Twenty-six anxious teens were driven by their parents to the Yale campus on July 24; there members of the FBI and Yale Police Department (YPD) awaited their arrival. No one was in trouble; in fact it was quite the opposite for these teens. They were the first young people chosen by FBI and YPD to participate in the new training program “Future Law Enforcement Youth Academy” (FLEYA).
FLEYA is the nation’s first week-long overnight youth academy hosted by the FBI and an Ivy League university, and its launch was highly anticipated by law enforcement officials for months. Discussions for establishing FLEYA began last October between FBI Special Agent In Charge Patricia Ferrick, FBI Community Outreach Specialist Charles Grady and Yale Police Chief Ronnell Higgins. The three worked together to develop an intense educational program for Connecticut youth who wish to pursue careers in law enforcement.
The classes wre taught by FBI personnel.
FLEYA offers academic and practical classes set in a college environment; the instructors are FBI special agents, investigative analysts, and other FBI career professionals. To promote inclusion among law enforcement partners in the state, the FBI invited participants from members of local police departments, the Connecticut State Police, the DEA, the ATF, the U.S. Marshalls Office, and state and federal probation offices, as well as a state judge and a representative from the U.S. Attorney’s Office, to take part in the inaugural session.
The student participants were chosen for the program by a panel of FBI and YPD staff. They competed in a three-step process: submitting an essay, taking part in a telephone interview, and attending a face-to-face panel interview at the FBI’s main office in New Haven. There were over 160 applicants from across the state, and those selected — 13 boys and 13 girls ages 15 to 18 — hail from multiple counties in Connecticut. The urban and suburban youth lived together for a week, learning the core values of law enforcement, as well as tolerance and awareness of culture as they worked in teams in several group assignments for the class.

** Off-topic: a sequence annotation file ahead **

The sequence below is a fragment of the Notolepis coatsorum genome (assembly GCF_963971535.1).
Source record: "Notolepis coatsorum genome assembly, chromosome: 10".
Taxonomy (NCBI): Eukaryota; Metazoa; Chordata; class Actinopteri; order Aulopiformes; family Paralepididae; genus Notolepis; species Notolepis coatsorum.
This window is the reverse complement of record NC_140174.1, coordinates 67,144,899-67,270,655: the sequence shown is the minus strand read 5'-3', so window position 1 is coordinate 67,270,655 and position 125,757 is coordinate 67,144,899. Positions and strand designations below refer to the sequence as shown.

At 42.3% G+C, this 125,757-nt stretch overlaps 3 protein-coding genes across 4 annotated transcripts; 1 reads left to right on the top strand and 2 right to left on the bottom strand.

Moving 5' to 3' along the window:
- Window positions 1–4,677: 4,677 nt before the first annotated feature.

Pictured at the FLEYA graduation ceremony are (from left) Yale Police Chief Ronnell Higgins, participant Cheyenne Antoine, and Kevin Kline, assistant special agent in charge for the Connecticut FBI. (Photo by Alaina Pritchard)
In addition to learning from a variety of law enforcement personnel, the FLEYA students traveled to the University of New Haven for lessons in forensics by the world-renowned Dr. Henry Lee, who presented two case studies to the group. On July 28, the students participated with officers and agents in a 3-on-3 basketball tournament at Yale’s Payne Whitney Gym. This event was designed to further encourage interaction and networking among students and law enforcement members from around the state. New Haven Police Academy recruits also participated in the tournament.
The FLEYA class ended with a graduation ceremony on July 29. Higgins and the other organizers said they hope that the FLEYA graduates will continue to network with each other and utilize lessons learned from the academy for their futures in law enforcement.